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General handling is very good indeed. The camera is small and light, but not so small that it’s difficult to operate. The matt finish makes the camera easy to grip, and there’s a small ridge on the front that helps you maintain a firm purchase too. Thankfully Olympus has dropped its irritating manual sliding cover-come-power switch arrangement for this camera. Since the camera has no manual modes, creative control consists of choosing one of the 20 different scene modes, or simply leaving it in program auto.
In operation, the µ 500 is relatively slick. It has a start-up time of under a second, and a shot-to-shot time of about four seconds in the highest quality SHQ mode which falls to just one and half seconds in the slightly lower quality HQ mode. Even with the flash on it doesn’t appear to slow down at all. In continuous shooting mode it can fire off six SHQ shots in just under ten seconds, but then has to wait for about six seconds before it can shoot again. In continuous shooting at HQ quality it can keep shooting a frame every 1.2 seconds without pausing until the memory card is full, which in fact exceeds the performance claimed in the specifications.
Focusing is quick and generally very accurate, although the multi-point iESP AF system sometimes hunts around in macro mode and can lock onto the wrong target, but switching to spot autofocus for close-up shots solves that problem. The camera has no AF-assist illuminator, but still copes well with low-light situations. In addition, the monitor brightness increases to help with framing low-light shots.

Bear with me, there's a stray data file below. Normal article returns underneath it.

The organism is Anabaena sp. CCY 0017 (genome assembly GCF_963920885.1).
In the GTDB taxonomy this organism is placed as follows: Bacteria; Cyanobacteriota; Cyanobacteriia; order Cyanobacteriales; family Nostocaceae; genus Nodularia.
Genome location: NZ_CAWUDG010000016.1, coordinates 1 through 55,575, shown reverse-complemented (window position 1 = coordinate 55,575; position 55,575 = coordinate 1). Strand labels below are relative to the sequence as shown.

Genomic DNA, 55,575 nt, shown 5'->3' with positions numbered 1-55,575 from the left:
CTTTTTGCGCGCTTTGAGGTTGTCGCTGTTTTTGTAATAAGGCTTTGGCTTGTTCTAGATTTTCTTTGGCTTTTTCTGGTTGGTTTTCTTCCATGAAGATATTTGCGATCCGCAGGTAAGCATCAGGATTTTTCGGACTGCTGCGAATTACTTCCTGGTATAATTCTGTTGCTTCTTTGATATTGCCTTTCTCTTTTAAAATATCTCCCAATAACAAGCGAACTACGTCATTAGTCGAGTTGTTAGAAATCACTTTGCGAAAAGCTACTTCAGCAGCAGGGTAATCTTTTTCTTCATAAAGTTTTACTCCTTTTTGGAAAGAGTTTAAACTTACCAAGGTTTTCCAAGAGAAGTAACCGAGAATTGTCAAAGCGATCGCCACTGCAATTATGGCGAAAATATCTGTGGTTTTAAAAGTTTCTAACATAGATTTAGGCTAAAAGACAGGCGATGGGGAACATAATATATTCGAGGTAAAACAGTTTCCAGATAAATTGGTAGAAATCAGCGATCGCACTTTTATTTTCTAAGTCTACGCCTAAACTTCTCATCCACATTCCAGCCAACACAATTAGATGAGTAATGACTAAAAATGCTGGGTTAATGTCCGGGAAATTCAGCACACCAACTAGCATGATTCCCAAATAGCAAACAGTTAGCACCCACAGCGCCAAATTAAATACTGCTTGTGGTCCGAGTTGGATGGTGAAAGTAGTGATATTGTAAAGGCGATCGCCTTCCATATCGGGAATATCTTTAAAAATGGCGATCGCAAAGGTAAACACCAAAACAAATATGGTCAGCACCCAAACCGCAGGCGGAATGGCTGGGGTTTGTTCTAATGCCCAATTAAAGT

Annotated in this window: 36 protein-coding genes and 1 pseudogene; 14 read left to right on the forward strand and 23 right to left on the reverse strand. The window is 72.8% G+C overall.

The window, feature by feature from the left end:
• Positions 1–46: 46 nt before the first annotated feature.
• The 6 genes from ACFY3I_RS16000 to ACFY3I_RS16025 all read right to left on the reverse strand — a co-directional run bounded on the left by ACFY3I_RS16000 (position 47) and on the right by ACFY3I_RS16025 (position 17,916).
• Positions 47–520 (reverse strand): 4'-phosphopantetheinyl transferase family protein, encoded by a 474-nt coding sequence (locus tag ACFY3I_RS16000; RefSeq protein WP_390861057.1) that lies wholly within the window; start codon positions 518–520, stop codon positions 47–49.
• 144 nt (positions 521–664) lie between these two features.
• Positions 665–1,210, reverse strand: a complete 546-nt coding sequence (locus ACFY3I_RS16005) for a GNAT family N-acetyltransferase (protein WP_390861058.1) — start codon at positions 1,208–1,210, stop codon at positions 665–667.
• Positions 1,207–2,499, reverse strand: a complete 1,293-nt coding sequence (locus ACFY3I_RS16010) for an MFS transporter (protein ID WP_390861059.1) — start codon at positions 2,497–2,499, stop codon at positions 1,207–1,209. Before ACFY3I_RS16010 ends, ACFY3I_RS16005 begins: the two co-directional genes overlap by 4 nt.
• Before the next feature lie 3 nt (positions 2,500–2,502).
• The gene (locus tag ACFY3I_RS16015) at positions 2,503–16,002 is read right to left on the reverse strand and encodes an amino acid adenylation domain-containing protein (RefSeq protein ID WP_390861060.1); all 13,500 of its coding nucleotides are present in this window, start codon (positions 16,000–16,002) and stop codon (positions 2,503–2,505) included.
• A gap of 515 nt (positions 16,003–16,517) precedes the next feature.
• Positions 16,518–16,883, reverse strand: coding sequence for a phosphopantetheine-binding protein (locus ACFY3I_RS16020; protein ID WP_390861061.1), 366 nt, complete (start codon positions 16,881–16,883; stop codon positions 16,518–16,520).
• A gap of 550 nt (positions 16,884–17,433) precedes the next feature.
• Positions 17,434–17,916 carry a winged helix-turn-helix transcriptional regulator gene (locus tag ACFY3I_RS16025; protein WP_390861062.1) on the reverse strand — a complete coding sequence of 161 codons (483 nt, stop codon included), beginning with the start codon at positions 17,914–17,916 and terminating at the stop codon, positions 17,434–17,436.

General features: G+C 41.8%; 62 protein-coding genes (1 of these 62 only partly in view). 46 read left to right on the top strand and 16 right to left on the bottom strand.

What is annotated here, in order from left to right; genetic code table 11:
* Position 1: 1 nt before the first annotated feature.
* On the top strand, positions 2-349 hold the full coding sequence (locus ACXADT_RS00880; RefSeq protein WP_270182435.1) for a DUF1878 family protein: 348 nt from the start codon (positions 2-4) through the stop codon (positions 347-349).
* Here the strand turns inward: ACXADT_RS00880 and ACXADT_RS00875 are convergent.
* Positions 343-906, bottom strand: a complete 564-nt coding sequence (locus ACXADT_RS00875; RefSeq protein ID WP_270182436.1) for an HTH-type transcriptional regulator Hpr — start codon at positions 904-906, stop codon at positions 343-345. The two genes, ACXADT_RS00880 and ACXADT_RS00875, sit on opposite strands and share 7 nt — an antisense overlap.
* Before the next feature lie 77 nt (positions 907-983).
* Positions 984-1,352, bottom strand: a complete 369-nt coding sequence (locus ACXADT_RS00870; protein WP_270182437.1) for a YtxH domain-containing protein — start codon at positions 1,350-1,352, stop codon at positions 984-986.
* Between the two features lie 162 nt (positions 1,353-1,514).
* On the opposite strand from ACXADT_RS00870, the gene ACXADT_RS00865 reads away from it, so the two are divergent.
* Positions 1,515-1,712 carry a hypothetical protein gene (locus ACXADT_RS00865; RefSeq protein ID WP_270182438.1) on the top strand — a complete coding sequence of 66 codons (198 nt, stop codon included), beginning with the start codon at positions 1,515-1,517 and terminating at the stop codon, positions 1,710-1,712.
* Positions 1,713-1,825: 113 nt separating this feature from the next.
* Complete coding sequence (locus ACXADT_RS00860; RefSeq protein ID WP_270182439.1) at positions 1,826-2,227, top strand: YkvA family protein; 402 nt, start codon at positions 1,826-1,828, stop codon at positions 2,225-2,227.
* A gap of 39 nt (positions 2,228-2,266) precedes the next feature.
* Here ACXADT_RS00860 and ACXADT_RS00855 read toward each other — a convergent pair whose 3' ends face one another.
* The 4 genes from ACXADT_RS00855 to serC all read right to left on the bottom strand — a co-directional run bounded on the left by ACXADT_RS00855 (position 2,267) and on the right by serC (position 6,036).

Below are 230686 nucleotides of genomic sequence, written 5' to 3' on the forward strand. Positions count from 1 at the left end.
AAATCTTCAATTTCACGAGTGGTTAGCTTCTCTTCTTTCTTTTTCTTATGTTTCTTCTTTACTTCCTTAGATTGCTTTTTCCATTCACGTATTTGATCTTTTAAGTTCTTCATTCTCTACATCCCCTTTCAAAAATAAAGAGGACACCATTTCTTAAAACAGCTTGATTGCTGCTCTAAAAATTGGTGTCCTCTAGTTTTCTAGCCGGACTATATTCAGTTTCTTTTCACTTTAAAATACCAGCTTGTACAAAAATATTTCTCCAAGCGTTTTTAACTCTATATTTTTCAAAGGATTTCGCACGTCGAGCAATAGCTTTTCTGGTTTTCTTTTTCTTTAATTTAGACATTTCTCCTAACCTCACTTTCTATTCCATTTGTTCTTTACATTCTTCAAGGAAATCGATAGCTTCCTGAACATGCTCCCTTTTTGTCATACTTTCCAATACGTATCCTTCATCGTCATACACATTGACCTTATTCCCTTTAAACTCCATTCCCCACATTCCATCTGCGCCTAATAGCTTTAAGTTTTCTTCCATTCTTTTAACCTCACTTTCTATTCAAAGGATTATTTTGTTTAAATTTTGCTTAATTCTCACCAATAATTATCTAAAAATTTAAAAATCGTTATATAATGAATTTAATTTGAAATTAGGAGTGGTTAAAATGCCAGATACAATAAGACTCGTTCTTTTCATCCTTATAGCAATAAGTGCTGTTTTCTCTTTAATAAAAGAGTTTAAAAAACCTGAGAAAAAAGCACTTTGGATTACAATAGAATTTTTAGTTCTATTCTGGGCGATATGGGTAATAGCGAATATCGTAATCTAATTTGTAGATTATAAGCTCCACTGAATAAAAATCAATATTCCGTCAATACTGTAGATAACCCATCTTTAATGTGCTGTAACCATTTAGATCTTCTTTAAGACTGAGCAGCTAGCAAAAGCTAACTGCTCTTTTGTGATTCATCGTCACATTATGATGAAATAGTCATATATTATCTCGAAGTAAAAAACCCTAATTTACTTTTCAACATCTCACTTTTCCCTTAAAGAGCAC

Image quality is of course the most important consideration for any digital camera, and here the µ 500 scores very well. Olympus exposure systems have always been excellent, and the Digital ESP meter in this camera is no exception. It copes admirably with a wide range of exposure conditions, providing good shadow and highlight detail with only a a touch of noticeable fringing that occurs with many high resolution, optical zoom compacts. Colour reproduction is outstanding, with rich vibrant tones across the whole spectrum. There is noticeable image noise at 400 ISO, but not really more than one might expect.
It’s hard to find any fault with this camera, but inevitably there is one slight niggle. The battery and card hatch has no latch, and on our test sample it came open very easily. There was no danger of the card or battery falling out since they both have their own catches, but it is a small design flaw in this otherwise superb little camera.
The Olympus µ Digital 500 is a superbly designed, well-made camera (apart from the battery and card hatch) with very good overall image quality. It looks the part, handles well, shoots quickly, and although it lacks an optical viewfinder it does offer arguably the best LCD screen of any compact digital camera. If you’re looking for a compact, powerful and stylish digital camera then you should certainly consider this model.
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